2014 first half

5Gyres collaborates with Tulane Law School to create model legislation and introduces with New York Attorney General's Office legislation to prohibit the sale of personal care products containing plastic microbeads.

The Microbead-Free Waters Act passed N.Y. State Assembly by a vote of 108 to 0. This Act will prohibit the distribution and sale of cosmetic products containing plastic microbeads less than 5 millimeters in size.

Bundesland Bayern is the first German state to call out the industry to voluntarily refrain of putting micro-plastics in their products.

US state Ohio senator Mike Skindell introduces statewide ban on care products with plastic microbeads. 

Pat Quinn the governor of Illinois signed legislation banning the manufacture and sale of care products containing plastic microbeads by the end of 2017 and the sale by the end of 2018. This bill, however, concedes a huge loophole, allowing 'biodegradable plastics' to be used as an alternative. These don't unfortunately break down in a cold, ocean environment - only in a high heat, municipal composting facility. 

Federal legislation that would ban the use of personal care products containing plastic microbeads is introduced by Frank Pallone of the Democratic Party in U.S. Congress.

2014 second half

The Australian environmental minister of New South Wales Rob Stokes wants a national ban on manufacturing and selling of polyethylene microbeads in personal care products. Stokes will convene an industry working group to discuss a voluntary phase out by 2016.

California bill to ban microbeads does not pass the Senate by one single vote.

Angela Hawdon, program director of the Sydney-based Australian arm of Fauna and Flora International (FFI), said the conservation group will work with the New South Wales Environment Protection Authority (EPA) working group and 'liaise with manufacturers to encourage them to find alternatives to microplastics.'

The European Environment Council bans rinse-off cosmetics containing microbeads from carrying the EU eco-label and wants a general ban on microplastics in cosmetics.

The Netherlands is the first country to announce it wants to get rid of microplastics. The Dutch parliament wants the government to press for a European ban on microplastics. The parliament also wants to a step-by-step plan to phase out microplastics in three years together with other countries in the European Union.

2015 first half

Senator Portman (Ohio, VS) of the US Congress is considering legislation banning microbeads to protect Lake Erie and in doing so public health. The Microbead-Free Water Act of 2015 was introduced by Representative Fred Upton (Republican - Michigan), the chairman of the Energy and Commerce Committee and Frank Pallone (Democrat - New Jersey).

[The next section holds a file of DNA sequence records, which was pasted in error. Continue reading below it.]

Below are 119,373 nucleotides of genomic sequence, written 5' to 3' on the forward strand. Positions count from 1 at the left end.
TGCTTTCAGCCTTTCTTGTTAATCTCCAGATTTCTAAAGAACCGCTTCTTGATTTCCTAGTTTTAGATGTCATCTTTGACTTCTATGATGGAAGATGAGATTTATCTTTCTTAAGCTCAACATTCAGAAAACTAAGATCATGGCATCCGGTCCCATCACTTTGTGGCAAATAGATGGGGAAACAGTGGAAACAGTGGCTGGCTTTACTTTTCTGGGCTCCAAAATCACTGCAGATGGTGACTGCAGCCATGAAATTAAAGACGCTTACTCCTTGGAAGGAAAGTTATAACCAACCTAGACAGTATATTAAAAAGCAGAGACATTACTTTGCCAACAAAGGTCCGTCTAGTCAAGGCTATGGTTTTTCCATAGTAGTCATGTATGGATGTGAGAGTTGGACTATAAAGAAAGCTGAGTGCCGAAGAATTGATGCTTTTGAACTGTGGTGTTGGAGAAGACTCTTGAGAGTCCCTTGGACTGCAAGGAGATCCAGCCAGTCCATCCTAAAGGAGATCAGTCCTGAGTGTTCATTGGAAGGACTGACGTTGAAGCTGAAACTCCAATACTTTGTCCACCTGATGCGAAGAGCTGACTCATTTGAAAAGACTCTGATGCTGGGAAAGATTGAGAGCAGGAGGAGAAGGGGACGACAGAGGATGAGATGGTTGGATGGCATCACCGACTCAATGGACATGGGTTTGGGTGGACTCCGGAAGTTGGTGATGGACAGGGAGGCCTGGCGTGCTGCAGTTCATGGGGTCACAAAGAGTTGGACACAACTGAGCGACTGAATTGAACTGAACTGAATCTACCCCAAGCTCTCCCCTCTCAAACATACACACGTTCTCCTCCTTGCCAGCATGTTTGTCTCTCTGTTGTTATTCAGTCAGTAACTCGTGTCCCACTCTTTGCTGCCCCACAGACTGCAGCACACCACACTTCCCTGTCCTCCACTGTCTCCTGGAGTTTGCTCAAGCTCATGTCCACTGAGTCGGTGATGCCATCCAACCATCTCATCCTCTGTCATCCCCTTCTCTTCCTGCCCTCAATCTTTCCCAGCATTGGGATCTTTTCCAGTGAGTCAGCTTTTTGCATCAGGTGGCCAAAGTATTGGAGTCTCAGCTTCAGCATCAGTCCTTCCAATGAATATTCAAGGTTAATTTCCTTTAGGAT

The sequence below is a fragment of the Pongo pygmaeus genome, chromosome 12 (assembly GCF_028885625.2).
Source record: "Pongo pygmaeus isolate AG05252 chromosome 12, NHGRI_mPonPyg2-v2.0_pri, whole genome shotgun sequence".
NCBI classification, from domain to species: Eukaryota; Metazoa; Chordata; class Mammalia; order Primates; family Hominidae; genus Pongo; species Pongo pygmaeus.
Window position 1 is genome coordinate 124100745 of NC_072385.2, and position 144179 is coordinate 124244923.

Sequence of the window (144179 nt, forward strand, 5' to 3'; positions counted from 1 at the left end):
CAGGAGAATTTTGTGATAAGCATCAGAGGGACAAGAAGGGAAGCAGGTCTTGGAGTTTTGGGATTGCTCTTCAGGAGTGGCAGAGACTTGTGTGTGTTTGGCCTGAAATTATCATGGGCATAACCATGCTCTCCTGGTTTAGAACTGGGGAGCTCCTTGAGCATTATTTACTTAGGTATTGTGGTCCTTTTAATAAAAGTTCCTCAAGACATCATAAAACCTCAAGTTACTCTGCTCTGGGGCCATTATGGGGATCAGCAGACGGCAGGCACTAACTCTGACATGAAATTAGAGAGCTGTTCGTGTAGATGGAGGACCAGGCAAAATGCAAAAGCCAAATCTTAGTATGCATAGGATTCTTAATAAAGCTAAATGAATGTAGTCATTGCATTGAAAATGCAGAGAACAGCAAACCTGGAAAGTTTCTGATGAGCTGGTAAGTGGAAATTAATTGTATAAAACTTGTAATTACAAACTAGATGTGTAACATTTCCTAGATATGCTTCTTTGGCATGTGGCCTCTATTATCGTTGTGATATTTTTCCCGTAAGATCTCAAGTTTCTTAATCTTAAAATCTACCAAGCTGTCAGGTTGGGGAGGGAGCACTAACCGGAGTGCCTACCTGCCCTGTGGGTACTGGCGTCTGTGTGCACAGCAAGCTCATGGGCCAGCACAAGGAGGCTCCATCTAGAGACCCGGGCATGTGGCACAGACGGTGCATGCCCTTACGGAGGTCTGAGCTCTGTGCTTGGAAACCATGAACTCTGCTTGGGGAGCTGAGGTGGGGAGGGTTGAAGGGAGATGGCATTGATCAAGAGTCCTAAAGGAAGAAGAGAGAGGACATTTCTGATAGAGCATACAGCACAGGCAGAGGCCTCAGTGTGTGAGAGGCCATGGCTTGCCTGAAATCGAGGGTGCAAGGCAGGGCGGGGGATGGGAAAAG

G-7 summit encourages the industry to tackle the problem of plastic soup and paving the way for microbeads to be banned. Vice-president of the Personal Care Products Council, John Hurson, has supported the Microbead-Free Waters Act in a declaration to the US House of Representatives

In the German parliament, Peter Meiwald (of the Bündnis 90/die Grünen parliamentary party) has called for a ban on microbeads because promises by the industry to do so voluntarily are not watertight. Meiwald has also called for research on the effects of microplastics on ecosystems to be intensified.

2015 second half

California has adopted legislation (AB 888) banning microbeads in personal care products. This legislation is stricter than in other states as it also bans 'biodegradable beads', however it has allowed a long 5-year period to phase out microbeads.

The Canadian government has announced a general ban on microbeads. Microplastics are to be added to Canada's list of toxic substances. Senator Leahy (Vermont, US) supports the Microbead-Free Waters Act of 2015, the proposed federal legislation which bans the adding of synthetic plastic microbeads to cosmetics as of 1 January 2018.

December 2015 Obama signs bill against microbeads: the Microbead-Free Waters Act

2016 first half

Denmark is pushing for a microbead ban in Europe: Denmark is adding to pressure on the European Parliament to take decisive action over the outlawing of microbeads in cosmetics and personal care products sold in the EU.

UK environment minister George Eustrice tells MPs' environment audit committee that the government supports a ban on polluting plastic microbeads in cosmetics. "We now support a ban on microbeads in cosmetics and are working with other EU countries to get it on the agenda at a European level. I think it is right to push ahead with a ban."

Canada recognizes that microbeads in personal care products have or may have an immediate or long-term harmful effect on the environment or its biological diversity. Declaring microbeads as a toxic substance allows the government to ban their use.